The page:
Born in Scythopolis in c. 525, Cyril was the son of a lawyer serving the bishopric of the city. He grew up in an environment closely linked to the clergy and monasteries of the Chalcedonian Orthodox community of Palestine. During a visit to Scythopolis in c. 531-2, Sabas the Sanctified blessed little Cyril and marked him out as a future monk. Cyril was indeed tonsured, and left for Jerusalem in 543. At the advice of John the Hesychast, he joined the monastery of Euthymios in the same year, where he stayed for ten years. He was chosen to join the 120 monks who reclaimed the New Laura for Orthodoxy, after the expulsion of the Origenists from it in 553. In 557, he was preparing to move to Sabas’ Great Laura, after which nothing is known about his life. All the information concerning Cyril's life is deduced from his writings. Cyril’s only known work are the Lives of the Monks of Palestine (Μοναχικαὶ Ἱστορίαι), a collection of seven monastic biographies of uneven length. The most extensive and important works of this corpus are the lives of Euthymios and Sabas, founders of the two monasteries which defined Cyril’s own life as a monk. In the epilogue of the Life of Euthymios, the author informs us that he conceived the idea of the work, while living at the monastery of Euthymios and witnessing various miracles of that saint. In the early to mid 540s, he started collecting notes of stories which were orally recounted by older monks, but was only able to turn them into a coherent narrative when he moved to the New Laura (555-558). The Life of Euthymios was apparently the first of these biographies to be composed, starting in c. 556, at the request of Georgios, abbot and founder of a monastery near Cyril’s native Scythopolis. The Life of Sabas was either slightly later, or roughly contemporary. The third major biography is the Life of Ioannes/John the Hesychast, Cyril’s personal mentor, which was written while its hero was still alive at the age of 104, in 557/558. The briefer Lives of Kyriakos, Theodosios, Theognios and Abraamios are probably the last to be written by the author. By including these figures, which were closely connected with Sabas and his monastery, Cyril produced a gallery of hagiographies of the main Chalcedonian monasteries of the Judaean Desert, which resembles and perhaps follows the model of Theodoret’s Religious History. For the manuscript tradition of the texts, see:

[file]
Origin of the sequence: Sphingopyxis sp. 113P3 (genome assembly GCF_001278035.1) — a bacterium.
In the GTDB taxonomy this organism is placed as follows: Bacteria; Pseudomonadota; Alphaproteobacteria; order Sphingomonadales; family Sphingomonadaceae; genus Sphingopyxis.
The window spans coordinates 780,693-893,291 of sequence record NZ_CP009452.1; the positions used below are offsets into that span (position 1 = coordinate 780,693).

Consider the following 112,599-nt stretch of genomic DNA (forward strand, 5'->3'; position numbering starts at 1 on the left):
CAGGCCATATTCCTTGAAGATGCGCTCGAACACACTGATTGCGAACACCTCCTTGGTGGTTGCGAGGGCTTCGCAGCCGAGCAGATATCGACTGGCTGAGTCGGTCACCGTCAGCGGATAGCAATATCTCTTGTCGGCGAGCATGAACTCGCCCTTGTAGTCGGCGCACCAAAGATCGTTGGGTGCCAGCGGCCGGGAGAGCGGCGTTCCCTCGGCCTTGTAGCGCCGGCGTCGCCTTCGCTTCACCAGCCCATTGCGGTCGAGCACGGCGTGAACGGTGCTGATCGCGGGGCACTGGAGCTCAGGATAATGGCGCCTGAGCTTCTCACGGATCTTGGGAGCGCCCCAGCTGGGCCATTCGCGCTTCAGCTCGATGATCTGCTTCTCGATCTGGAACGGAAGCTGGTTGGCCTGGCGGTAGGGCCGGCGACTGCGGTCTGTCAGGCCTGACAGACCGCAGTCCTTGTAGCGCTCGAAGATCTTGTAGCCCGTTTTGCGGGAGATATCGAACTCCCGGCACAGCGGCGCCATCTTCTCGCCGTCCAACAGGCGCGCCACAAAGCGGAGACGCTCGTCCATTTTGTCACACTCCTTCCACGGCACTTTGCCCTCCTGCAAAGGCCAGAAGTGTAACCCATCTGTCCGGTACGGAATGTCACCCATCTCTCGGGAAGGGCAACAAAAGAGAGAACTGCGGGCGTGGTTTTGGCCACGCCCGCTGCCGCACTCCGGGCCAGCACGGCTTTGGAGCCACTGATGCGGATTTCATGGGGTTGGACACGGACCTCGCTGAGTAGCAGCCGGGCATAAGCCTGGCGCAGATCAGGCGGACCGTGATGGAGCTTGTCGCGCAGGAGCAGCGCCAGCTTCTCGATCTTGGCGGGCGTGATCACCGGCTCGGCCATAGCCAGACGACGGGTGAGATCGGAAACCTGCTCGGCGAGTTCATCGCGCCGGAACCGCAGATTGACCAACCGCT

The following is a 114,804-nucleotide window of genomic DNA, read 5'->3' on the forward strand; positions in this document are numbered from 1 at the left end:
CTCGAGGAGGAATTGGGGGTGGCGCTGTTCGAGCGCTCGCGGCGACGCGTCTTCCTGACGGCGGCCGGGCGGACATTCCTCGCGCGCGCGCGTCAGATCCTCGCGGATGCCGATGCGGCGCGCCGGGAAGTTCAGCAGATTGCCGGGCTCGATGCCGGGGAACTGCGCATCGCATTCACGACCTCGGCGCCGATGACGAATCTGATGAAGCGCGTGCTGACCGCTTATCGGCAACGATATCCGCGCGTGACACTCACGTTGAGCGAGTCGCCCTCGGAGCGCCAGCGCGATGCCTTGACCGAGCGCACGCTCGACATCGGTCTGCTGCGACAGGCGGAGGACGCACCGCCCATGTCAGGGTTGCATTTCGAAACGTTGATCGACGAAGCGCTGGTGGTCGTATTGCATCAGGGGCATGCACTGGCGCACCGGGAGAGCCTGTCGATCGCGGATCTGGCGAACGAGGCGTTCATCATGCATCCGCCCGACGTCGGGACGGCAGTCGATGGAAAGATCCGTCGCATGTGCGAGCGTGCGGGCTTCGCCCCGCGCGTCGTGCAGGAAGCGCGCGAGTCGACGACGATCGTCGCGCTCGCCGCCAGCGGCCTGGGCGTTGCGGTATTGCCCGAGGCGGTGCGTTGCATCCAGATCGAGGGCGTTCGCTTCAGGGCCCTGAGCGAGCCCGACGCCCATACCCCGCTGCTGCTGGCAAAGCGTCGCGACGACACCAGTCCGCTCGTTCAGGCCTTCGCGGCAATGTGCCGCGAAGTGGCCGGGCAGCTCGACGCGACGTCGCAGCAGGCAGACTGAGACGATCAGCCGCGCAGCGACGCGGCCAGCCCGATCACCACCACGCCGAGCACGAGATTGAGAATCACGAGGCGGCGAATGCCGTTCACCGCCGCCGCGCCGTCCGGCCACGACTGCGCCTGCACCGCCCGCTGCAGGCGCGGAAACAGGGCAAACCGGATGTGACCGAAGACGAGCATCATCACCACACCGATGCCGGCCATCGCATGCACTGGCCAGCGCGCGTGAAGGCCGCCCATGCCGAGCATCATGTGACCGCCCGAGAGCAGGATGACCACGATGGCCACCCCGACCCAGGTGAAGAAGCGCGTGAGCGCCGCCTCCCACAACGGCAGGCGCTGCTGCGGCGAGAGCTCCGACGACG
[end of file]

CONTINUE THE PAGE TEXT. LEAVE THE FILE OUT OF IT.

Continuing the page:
Text: Schwartz, E., Kyrillos von Skythopolis (Texte und Untersuchungen zur Geschichte der altchristlichen Literatur 49.2; Leipzig, 1939). Translations: Baldelli, R., and Mortari, L., Storie monastiche del deserto di Gerusalemme (Abbazia di Praglia, 1990). Festugière, A.-J., Les moines d'Orient, vol. 3, part 3, Les moines de Palestine: Vie des saints Jean l'hésychaste, Kyriakos, Théodose, Théognios, Abraamios (Paris, 1962). Price, R., and Binns, J., Cyril of Scythopolis, Lives of the Monks of Palestine (Cistercian Studies Series 114; Kalamazoo, 1991). Further reading: Flusin, B., Miracle et histoire dans l'œuvre de Cyrille de Scythopolis (Paris, 1983). Flusin, B., "Palestinian Hagiography (Fourth-Eighth Centuries)," in: S. Efthymiadis (ed.), The Ashgate Research Companion to Byzantine Hagiography I: Periods and Places (Farnham, 2011), 199-226. Hombergen, D., The Second Origenist Controversy: A New Perspective on Cyril of Scythopolis' Monastic Biographies as Historical Sources for Sixth-Century Origenism (Rome, 2001).

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    Evidence -  The Cult of Saints in Late Antiquity